FIVE years ago Chloe Saysell was rescued from a Newport bridge after attempting to end her life.

Then 21 years old, her long battle with depression had reached its peak, and she could see no other way out of her spiral.

After seeing her climbing over the bridge on July 22 2014, passer-by Leah Morgan rushed to grab her legs and pull her to safety.

Miss Saysell spent the following 18 months in hospital, where she began a programme of recovery which she says is still ongoing.

Locked in a ward for much of her time in hospital, she recalled the months she spent there, saying: “I was there for a long time and for the majority of it I had to be locked in because they were fearful I might try and end my life again.

South Wales Argus:

Chloe Saysell with some of her recovery packages

“After 18 months I told them I wanted to go home, and I was told I was able to go back to my parents in Chepstow. Then after a couple of months I moved out of my parents’ house and into my own home in Caldicot. For the first time I felt the moment had come for me to stand on my own two feet.”

She attributes her continuing recovery to the hospital staff and her now thriving charity work for others suffering with mental health issues.

The work Miss Saysell does involves making gift boxes filled with items that will help mental health sufferers deal with their condition.

“I fill the boxes with items which help me with my mental health,” she said.

“Things like sensory toys, bath bombs and mindfulness books usually go into the boxes. People with mental health issues often like to feel comfort, which is what the gifts are designed for.

“My motivation came from when I was in hospital. When I was there, we were always encouraged to give recovery boxes to each other as a way of self-help. I really liked doing it and I realised that there aren’t enough people who do that kind of thing.”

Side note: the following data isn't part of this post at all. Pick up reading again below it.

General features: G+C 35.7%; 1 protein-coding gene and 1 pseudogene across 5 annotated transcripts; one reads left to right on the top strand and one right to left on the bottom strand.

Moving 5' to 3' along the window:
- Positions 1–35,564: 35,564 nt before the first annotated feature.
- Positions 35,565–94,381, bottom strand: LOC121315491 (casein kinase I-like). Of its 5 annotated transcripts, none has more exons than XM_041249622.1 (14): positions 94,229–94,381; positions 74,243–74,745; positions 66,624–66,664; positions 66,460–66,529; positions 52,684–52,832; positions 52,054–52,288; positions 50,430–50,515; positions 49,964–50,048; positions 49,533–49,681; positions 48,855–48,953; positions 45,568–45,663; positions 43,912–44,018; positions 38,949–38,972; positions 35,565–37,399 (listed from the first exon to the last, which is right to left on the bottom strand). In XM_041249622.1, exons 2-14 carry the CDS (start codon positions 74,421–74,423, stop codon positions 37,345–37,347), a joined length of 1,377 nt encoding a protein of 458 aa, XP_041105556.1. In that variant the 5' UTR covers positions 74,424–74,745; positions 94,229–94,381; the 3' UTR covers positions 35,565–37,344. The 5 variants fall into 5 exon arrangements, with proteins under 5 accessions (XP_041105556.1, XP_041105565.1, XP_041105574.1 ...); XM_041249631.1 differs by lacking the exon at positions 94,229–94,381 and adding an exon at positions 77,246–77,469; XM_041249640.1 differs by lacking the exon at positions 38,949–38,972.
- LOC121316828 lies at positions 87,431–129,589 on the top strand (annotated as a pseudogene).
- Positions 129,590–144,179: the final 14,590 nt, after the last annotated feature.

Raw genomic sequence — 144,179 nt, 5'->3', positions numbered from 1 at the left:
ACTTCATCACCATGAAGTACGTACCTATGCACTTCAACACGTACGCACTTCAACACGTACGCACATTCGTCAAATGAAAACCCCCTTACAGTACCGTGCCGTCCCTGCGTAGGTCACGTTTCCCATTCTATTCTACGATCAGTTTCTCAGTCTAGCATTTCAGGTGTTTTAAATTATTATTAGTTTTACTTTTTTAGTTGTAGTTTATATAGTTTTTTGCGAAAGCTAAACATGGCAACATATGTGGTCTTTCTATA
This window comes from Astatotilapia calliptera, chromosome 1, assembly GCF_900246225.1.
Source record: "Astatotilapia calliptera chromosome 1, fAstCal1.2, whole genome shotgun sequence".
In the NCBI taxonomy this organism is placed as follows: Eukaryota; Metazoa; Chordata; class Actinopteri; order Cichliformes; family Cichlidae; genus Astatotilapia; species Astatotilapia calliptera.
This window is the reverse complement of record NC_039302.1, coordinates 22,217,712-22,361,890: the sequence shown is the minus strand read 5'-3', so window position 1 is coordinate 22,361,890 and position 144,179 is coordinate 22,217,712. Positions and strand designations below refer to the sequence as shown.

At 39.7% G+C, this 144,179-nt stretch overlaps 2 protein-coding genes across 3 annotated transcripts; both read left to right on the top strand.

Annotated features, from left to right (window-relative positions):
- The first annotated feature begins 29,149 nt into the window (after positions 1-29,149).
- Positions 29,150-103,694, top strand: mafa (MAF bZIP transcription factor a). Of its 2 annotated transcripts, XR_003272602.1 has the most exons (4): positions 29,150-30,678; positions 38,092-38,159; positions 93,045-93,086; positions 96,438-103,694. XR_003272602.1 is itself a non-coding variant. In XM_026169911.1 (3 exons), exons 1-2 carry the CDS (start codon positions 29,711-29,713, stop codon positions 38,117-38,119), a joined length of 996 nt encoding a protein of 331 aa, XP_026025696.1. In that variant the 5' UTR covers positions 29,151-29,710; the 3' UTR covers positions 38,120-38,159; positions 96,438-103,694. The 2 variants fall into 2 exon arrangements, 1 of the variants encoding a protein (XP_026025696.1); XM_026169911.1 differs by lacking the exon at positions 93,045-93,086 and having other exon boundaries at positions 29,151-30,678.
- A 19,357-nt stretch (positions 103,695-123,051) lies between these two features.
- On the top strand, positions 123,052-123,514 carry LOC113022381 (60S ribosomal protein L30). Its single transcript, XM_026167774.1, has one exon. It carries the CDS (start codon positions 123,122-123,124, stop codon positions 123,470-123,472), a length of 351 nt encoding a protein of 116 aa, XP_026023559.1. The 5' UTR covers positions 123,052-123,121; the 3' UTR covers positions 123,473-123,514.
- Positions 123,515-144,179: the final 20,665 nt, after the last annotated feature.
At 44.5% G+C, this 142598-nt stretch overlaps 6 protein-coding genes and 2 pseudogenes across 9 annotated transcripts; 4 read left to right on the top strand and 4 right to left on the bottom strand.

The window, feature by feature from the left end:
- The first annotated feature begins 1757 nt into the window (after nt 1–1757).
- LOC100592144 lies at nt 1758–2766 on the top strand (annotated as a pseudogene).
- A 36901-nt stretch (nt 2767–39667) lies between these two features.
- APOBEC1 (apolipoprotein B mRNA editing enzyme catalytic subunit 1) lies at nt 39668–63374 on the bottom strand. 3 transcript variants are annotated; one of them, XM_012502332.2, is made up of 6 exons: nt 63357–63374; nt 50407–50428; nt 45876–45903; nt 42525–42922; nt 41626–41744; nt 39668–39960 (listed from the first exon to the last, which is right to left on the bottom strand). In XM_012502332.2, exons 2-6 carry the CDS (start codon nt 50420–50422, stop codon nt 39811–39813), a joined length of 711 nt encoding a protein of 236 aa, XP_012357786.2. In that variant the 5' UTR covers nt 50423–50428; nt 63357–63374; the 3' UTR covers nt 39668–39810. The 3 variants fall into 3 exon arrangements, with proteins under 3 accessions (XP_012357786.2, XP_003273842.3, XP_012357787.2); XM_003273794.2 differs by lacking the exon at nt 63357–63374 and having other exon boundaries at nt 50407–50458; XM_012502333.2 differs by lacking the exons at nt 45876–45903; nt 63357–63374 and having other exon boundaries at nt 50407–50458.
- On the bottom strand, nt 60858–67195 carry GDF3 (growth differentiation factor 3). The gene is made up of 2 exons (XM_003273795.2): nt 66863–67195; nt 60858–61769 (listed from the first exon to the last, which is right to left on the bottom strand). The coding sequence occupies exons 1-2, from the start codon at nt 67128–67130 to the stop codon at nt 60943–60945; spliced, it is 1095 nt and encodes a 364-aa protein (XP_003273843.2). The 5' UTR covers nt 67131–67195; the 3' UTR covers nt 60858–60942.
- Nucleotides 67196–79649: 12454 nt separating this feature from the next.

Two years ago she decided she wanted to start making the recovery boxes herself, but she says in hindsight she wasn’t mentally ready to do it as well as she could.

Then around a year later, she started sending the boxes more often, and she is surprised at how much attention her packages have received.

“I started sending them to various hospitals around the country at first - perhaps a few a week,” she said.

“Then I started receiving requests from people, and interest in the boxes just shot up.”

Miss Saysell's Facebook page ‘Chloe’s Recovery Packages’ now has more than 3,500 followers, and she has delivered more than 250 packages.

“My notebook is full of hospitals and individuals waiting for packages, and I also do a lot of boxes for children who are struggling,” she said.

She is eager to point out that she is not at the end of her journey with her own mental health issues.

“I still struggle with my mental health and I still go to hospital quite often,” she said.

“Sometimes I’m okay and sometimes I’m just getting by, but that’s okay with me.”

She believes that increasing awareness of mental health is a significant boost for sufferers, and long overdue.

“I’m really pleased to see people talking about it more now. If that was the case when I was a teenager, I think I’d have been better for it. It’s so important that we continue to talk about our feelings,” she said.

She feels her charity boxes have changed her life and have helped her combat her own difficulties.

“It helps me to help others,” she said.

“I know what they (mental health sufferers) are going through, and I can empathise with them. It’s what I’ve been through and what I am still going through. It has given me something to live for.”

Miss Saysell makes and delivers her gift boxes with the help of donations. You can donate to ‘Chloe’s Recovery Packages’ by clicking here.